Open this post in threaded view
|

## Re: [math] Matrix parallel operations

 In reply to this post by Otmar Ertl Hi, I ran another test using a single parallel loop for array based matrix vector multiplication.  Throughput almost tripled (Test pasted at bottom): # Run complete. Total time: 00:13:24 Benchmark                                      Mode  Cnt Score Error  Units MultiplyBenchmark.parallelMultiplication      thrpt  200  2221.682 ± 48.689  ops/s MultiplyBenchmark.singleThreadMultiplication  thrpt  200   818.755 ±  9.782  ops/s public class MultiplyBenchmark {      public static double[] multiplySingleThreaded(double[][] matrix, double[] vector) {          return Arrays.stream(matrix)                  .mapToDouble(row -> IntStream.range(0, row.length).mapToDouble(col -> row[col]                          * vector[col]).sum())                  .toArray();      }      public static double[] multiplyConcurrent(double[][] matrix, double[] vector) {          return Arrays.stream(matrix).parallel()                  .mapToDouble(row -> IntStream.range(0, row.length).mapToDouble(col -> row[col]                          * vector[col]).sum())                  .toArray();      }      @State(Scope.Thread)      public static class Matrix {          static int size = 10000;          static double[] vector = { 1, 2, 3, 4, 5, 6, 7, 8, 9, 10 };          public static double[][] matrix = new double[size][10];          static {              for (int i = 0; i < size; i++) {                  matrix[i] = vector.clone();              }          }      }      @Benchmark      public void singleThreadMultiplication(Matrix m) {          multiplySingleThreaded(m.matrix, m.vector);      }      @Benchmark      public void parallelMultiplication(Matrix m) {          multiplyConcurrent(m.matrix, m.vector);      } } Cheers, Ole --------------------------------------------------------------------- To unsubscribe, e-mail: [hidden email] For additional commands, e-mail: [hidden email]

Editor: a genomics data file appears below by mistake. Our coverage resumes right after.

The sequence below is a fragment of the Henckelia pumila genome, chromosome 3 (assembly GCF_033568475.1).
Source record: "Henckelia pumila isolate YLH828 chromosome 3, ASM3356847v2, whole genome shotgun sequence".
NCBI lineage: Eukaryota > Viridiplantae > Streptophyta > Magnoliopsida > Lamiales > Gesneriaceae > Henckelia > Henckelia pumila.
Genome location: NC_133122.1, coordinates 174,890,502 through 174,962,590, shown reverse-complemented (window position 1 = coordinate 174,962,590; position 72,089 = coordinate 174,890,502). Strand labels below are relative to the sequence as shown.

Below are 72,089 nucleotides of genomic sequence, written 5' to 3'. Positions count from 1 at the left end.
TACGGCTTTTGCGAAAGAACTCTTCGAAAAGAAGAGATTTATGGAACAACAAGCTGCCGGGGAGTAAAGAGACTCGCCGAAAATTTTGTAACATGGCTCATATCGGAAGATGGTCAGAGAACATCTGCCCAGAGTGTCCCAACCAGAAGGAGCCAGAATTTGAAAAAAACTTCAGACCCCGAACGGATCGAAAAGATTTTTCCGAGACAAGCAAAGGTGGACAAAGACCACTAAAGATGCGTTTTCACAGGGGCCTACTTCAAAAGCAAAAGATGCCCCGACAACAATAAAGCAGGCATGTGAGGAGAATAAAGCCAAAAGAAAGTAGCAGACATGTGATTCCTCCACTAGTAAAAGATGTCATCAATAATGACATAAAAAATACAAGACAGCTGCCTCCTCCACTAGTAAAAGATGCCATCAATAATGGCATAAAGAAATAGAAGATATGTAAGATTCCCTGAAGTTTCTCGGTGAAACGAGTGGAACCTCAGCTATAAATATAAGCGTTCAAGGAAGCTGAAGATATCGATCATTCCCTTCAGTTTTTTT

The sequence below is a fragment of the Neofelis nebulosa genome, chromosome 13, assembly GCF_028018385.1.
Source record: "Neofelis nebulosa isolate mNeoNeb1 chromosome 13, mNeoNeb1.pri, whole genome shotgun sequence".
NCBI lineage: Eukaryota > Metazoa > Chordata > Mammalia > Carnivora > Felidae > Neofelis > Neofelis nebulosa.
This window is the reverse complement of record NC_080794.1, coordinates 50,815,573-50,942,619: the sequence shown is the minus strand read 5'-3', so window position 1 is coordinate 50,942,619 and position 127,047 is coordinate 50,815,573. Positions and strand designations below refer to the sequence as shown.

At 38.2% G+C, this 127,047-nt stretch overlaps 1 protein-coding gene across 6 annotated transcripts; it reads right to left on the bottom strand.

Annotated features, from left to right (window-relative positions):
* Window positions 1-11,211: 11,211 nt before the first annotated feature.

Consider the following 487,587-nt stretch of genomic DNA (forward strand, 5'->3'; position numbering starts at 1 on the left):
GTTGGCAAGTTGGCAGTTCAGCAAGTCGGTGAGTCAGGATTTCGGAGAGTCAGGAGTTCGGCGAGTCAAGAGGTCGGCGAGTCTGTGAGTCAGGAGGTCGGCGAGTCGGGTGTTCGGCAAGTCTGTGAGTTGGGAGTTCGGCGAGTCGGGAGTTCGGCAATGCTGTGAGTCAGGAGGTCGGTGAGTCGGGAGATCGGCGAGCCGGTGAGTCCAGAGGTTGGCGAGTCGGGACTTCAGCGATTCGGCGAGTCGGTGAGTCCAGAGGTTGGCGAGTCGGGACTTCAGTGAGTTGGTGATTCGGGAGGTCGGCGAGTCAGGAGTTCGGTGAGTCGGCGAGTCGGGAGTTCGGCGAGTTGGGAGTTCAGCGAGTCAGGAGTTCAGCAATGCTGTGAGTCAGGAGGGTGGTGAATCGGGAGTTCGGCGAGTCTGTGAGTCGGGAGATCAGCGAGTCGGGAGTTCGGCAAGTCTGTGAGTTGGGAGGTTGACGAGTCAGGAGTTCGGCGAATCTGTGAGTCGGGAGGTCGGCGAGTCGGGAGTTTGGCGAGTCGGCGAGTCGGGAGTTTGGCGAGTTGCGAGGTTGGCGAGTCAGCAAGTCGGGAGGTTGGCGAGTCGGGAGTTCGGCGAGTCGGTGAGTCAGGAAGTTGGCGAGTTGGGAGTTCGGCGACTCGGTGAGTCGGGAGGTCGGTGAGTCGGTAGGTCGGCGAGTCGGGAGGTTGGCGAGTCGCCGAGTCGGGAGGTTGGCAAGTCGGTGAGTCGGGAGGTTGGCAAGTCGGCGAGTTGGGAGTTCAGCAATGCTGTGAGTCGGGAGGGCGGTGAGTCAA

Open this post in threaded view
|

## Re: [math] Matrix parallel operations

 Am 03.01.2016 7:49 vorm. schrieb "Ole Ersoy" <[hidden email]>: > > Hi, > > I ran another test using a single parallel loop for array based matrix vector multiplication.  Throughput almost tripled (Test pasted at bottom): > > # Run complete. Total time: 00:13:24 > > > Benchmark                                      Mode  Cnt Score Error Units > MultiplyBenchmark.parallelMultiplication      thrpt  200  2221.682 ± 48.689  ops/s > MultiplyBenchmark.singleThreadMultiplication  thrpt  200   818.755 ± 9.782  ops/s > > public class MultiplyBenchmark { > >     public static double[] multiplySingleThreaded(double[][] matrix, double[] vector) { >         return Arrays.stream(matrix) >                 .mapToDouble(row -> IntStream.range(0, row.length).mapToDouble(col -> row[col] >                         * vector[col]).sum()) >                 .toArray(); >     } > >     public static double[] multiplyConcurrent(double[][] matrix, double[] vector) { >         return Arrays.stream(matrix).parallel() >                 .mapToDouble(row -> IntStream.range(0, row.length).mapToDouble(col -> row[col] >                         * vector[col]).sum()) >                 .toArray(); >     } > >     @State(Scope.Thread) >     public static class Matrix { >         static int size = 10000; >         static double[] vector = { 1, 2, 3, 4, 5, 6, 7, 8, 9, 10 }; > >         public static double[][] matrix = new double[size][10]; > >         static { >             for (int i = 0; i < size; i++) { >                 matrix[i] = vector.clone(); >             } >         } >     } > >     @Benchmark >     public void singleThreadMultiplication(Matrix m) { >         multiplySingleThreaded(m.matrix, m.vector); >     } > >     @Benchmark >     public void parallelMultiplication(Matrix m) { >         multiplyConcurrent(m.matrix, m.vector); > >     } > } > > Cheers, > Ole > > --------------------------------------------------------------------- > To unsubscribe, e-mail: [hidden email] > For additional commands, e-mail: dev-help@ <[hidden email]> commons.apache.org <[hidden email]> > I am curious to see how this compares to simple for-loops which I can imagine help the JIT compiler to do loop unrolling and to make use of instruction-level parallelism. Otmar